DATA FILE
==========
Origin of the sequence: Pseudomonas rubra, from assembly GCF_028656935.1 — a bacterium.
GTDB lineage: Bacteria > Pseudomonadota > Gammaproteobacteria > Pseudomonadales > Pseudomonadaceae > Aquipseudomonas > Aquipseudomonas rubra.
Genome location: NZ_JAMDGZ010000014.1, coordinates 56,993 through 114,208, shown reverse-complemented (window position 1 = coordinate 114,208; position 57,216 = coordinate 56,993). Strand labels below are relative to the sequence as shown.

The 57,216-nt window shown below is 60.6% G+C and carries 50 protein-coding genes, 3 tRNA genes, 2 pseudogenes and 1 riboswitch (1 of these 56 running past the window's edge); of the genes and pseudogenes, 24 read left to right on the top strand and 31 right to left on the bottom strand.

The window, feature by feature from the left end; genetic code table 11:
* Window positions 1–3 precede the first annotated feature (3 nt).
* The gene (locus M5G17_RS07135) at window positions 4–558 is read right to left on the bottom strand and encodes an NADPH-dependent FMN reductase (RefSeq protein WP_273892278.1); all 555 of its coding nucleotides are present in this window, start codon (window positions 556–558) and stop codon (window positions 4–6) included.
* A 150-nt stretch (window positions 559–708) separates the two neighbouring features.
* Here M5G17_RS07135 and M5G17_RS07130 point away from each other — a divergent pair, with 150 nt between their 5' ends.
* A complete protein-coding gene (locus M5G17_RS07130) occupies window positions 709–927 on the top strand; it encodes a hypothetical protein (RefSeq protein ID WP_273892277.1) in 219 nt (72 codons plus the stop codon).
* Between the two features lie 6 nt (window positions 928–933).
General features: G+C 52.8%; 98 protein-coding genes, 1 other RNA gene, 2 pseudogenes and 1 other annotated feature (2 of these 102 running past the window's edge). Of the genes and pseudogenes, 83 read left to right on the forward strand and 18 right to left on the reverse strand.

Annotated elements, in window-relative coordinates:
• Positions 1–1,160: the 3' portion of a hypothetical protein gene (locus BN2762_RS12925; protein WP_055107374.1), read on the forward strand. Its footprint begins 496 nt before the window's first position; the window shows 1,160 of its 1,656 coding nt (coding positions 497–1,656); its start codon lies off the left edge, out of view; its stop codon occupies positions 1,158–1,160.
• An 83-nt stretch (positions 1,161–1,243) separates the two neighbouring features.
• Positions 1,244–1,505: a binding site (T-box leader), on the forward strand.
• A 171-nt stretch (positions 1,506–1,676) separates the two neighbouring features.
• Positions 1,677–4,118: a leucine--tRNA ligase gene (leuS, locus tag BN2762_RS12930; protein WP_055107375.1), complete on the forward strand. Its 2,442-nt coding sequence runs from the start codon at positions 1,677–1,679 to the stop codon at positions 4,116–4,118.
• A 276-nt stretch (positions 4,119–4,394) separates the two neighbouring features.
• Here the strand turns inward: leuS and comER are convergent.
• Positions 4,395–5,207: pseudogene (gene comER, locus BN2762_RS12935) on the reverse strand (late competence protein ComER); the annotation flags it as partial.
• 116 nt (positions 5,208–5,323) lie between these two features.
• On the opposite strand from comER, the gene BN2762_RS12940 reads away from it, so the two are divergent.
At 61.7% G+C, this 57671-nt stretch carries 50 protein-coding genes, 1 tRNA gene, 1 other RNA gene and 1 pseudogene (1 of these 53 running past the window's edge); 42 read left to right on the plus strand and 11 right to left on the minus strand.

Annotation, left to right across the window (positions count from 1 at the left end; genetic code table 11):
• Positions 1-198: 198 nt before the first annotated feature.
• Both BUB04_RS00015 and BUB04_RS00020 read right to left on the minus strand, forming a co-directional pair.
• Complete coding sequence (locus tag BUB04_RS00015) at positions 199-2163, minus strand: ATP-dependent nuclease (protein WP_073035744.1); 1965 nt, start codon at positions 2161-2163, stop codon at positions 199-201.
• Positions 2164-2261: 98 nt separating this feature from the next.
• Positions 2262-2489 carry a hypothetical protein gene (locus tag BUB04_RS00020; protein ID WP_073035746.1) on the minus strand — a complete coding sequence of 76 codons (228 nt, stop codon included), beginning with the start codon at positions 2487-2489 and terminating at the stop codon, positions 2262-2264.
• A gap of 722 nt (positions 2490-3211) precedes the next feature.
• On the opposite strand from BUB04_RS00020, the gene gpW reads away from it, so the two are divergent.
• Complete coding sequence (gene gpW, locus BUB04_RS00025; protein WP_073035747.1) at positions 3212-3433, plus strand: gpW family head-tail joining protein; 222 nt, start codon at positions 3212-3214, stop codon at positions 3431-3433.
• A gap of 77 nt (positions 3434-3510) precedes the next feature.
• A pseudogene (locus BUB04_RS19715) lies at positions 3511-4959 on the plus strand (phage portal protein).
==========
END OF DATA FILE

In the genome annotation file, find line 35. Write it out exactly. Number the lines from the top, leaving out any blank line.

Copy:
• A pseudogene (locus BUB04_RS19715) lies at positions 3511-4959 on the plus strand (phage portal protein).